|by the sea||
"A good read, I’d like to think so!"
I'm certainly not an open book, you might find me hiding in a back corner of a library. Covered in dust and highly unread. But once opened I'd contain many chapters that would be totally random & not make any sense what so ever. Funny & emotional, quiet & shy. You'd probably, at times, be able to skip a chapter here and there. Many boring aspects and a few melodrama's. I certainly don't have the life of a character in "Days of Our Lives," for one I don't talk to myself in a corner after leaving a room.
Perhaps, me, as a text would only sell a few copies. But those copies would be rare, maybe not so precious but I'd like to hope that they were treasured by the owner.
Me, as a text. That's it. Where does it end? I can't say yet, like "The Never Ending Story," but it ended and so will I. But the question is, will it be a "Cinderella" ending and "happily ever after," perhaps, but preferably perhaps not. I'd like to be different but definitely have all the happy stuff in the middle.
My favorite chapter would be when I'm having some beer with my friends. A laugh or ten and having the best time at the backyard BBQ.
But, myself as a text. I'd like to read me for the most part.
I asked my housemate (who is a German exchange student from Poland) what she saw as an Australian icon. Her two responses were "Koala & Kangaroo" part of which I actually expected it also pleased me a little because she didn't relate us to beer, bbq's or corkscrew hats.
She also went on to mention the ocean, beaches, Uluru and the Great Barrier Reef. I had to smile at that because everything she mentioned to me, is an icon for us. No Vegemite, meat pies, thongs or Russell Crowe. What she mentioned where all natural parts of Australia nothing "man-made" but something which a foreigner can associate with Australia.
Personally when I'm asked to think of something Australian, like many I immediately turn to the stereotypical things such as beer, Vegemite and football. None of which are bad but we all have to realise that there is more to the country than that.
There is also more to us that trying to become a "mini-America" I don't see why we should have to be like them. They're so large and commercialised and all they are concerned about is being the best and not caring whom they step on in the process. They have shootings in schools, crap TV shows and they can't even run a simple presidential election... yet we STILL want to be like them. Please, someone explain to me why and not using money as an excuse. Sure they might be the most powerful country but why can't Greece or France or Egypt or England or Australia have influence. As I see it each of those countries have more to offer than America ever will. They don't have huge old buildings, pyramids, coral reefs or historical culture. They have commercialisation, fast cars and Wall Street. But shouldn't we be thankful, they brought us McDonalds after all!
When you ask someone where they would like to travel to a large majority will say America, but first why can't we travel Australia and see what we have to offer. See the icon's we have here and find our culture and what we have to offer.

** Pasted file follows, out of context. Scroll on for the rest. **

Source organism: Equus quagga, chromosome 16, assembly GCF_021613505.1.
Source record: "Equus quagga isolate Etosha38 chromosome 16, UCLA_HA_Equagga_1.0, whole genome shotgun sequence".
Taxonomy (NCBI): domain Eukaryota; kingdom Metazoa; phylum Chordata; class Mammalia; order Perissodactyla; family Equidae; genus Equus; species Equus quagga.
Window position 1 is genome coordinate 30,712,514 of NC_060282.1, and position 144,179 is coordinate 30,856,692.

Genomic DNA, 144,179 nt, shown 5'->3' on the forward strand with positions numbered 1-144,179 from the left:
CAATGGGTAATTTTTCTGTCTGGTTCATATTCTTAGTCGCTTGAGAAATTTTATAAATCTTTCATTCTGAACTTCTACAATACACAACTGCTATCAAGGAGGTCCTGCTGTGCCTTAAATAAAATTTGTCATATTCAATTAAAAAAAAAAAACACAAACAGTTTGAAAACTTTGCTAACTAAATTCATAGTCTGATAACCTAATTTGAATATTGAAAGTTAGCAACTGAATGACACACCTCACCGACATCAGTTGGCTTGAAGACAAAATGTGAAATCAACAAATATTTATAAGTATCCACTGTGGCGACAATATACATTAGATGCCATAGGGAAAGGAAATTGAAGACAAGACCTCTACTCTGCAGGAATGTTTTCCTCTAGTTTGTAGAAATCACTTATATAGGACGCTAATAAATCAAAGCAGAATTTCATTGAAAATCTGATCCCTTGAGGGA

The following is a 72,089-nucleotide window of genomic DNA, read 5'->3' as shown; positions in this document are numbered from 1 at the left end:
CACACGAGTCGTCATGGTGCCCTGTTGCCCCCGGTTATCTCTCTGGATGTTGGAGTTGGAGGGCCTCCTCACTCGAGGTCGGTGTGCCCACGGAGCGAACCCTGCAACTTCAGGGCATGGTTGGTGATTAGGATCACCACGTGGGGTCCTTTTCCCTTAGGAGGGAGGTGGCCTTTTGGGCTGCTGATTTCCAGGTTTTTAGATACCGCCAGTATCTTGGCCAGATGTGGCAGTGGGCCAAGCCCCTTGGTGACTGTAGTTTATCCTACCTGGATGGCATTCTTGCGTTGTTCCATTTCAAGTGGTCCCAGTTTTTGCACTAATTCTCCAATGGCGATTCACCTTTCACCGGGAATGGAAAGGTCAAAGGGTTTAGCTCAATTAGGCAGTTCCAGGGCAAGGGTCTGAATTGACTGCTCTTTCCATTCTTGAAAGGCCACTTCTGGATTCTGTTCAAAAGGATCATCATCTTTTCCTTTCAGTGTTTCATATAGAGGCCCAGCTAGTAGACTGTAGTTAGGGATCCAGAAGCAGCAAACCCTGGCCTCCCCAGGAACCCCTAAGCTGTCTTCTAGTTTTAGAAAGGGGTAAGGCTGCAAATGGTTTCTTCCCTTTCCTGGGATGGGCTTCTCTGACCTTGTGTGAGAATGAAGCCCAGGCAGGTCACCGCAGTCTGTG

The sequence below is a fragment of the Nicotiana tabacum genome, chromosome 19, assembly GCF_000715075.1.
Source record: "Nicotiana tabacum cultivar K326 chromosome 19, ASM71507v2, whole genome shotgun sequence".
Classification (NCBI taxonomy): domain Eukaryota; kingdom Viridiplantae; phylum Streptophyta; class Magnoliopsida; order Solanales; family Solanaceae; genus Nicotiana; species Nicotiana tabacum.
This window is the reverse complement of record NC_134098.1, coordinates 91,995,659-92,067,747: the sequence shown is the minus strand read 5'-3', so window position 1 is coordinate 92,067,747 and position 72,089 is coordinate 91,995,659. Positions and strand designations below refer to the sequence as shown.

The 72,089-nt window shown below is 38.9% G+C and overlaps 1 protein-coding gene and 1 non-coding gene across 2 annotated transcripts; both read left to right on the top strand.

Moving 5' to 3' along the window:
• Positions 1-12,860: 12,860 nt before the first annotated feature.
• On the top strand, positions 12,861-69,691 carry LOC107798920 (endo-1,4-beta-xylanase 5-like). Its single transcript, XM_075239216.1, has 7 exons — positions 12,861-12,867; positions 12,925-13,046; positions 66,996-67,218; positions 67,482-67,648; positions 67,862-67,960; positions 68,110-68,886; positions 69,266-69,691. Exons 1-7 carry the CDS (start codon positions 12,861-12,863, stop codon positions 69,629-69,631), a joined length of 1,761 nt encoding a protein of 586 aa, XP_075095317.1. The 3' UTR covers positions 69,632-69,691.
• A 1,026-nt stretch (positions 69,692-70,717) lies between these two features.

Another discussion thread I read brought up "Crocodile Dundee" unfortunately most people associate him with the Australian icon, I personally don't know anyone like him. Another problem with Australian icons is that if you are ever in a chat room with American's and mention you are from Australia there is no doubt that someone will be stupid enough to ask if we ride a Kangaroo, have one as a pet and wrestle crocodiles. Pity, if only they'd come here.
Australia has many beautiful, natural icons if only we could relate to them more often.
"Lost in the Bush"
Bush Vs Beach.
Each have their own pro's and cons, their own myths. But why is it that Australia has to choose between the two? We're either "bush people" or typical "beach bums" why can't we be both. I think that I am.
I spent the first 12 years of my life living in a house within a 5 minute drive to the beach, then the family moved to my father's family farm and we lived there for 8 years and then returned to "town" within a 7 minute drive to the beach. Now I'm living here, in Lilydale without a beach in site (except perhaps the little one at the lake).
I love the beach more than the bush, there's no denying that. I would prefer the beach to the bush any day but as far as myths and culture go one would definitely have to turn to the bush.
The beach is the modern day myth, everyone now has a beach house, or wants one at least. There are less and less people wanting to live right out in the bush, hidden away from society so to speak. With neighbours a 20-minute drive away, working the land to blood, sweat and tears. Facing the bad times and the worse times. There are so many stories to be told from the bush, everything has a past and a history behind it. Whether it's the old "outside dunny" or the little bush hut that's "out the back." Or maybe it's just your grandparents that worked the land from the age of 12.
In actual fact we're the lucky country, we are. Most have the option to go to the beach one-day and the bush the next. How many other people can say that? Myths or not, perhaps our history is the bush but maybe the future is the beach?